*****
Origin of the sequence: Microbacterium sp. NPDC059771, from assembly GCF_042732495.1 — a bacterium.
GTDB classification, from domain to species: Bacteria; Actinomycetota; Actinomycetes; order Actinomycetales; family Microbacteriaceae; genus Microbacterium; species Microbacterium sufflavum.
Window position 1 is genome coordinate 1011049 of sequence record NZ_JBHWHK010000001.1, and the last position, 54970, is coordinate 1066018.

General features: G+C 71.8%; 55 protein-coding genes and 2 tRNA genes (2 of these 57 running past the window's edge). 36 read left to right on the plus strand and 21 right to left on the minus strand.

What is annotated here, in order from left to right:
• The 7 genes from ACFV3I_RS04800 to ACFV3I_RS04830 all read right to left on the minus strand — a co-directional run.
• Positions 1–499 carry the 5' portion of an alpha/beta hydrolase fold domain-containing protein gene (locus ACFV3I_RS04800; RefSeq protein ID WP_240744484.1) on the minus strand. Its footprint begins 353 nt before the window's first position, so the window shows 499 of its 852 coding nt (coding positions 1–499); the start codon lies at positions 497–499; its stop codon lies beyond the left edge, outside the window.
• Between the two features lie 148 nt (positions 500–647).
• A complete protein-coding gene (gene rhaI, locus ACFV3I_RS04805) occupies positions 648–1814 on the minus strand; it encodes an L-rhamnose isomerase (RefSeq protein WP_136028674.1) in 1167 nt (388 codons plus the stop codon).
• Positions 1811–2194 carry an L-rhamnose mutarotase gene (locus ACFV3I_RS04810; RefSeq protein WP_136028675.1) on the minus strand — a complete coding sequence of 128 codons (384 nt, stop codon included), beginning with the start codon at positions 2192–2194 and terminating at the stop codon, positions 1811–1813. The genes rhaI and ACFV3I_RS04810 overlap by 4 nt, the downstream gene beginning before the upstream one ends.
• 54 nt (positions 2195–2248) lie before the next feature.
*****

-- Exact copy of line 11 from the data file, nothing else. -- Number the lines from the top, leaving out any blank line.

• 54 nt (positions 2195–2248) lie before the next feature.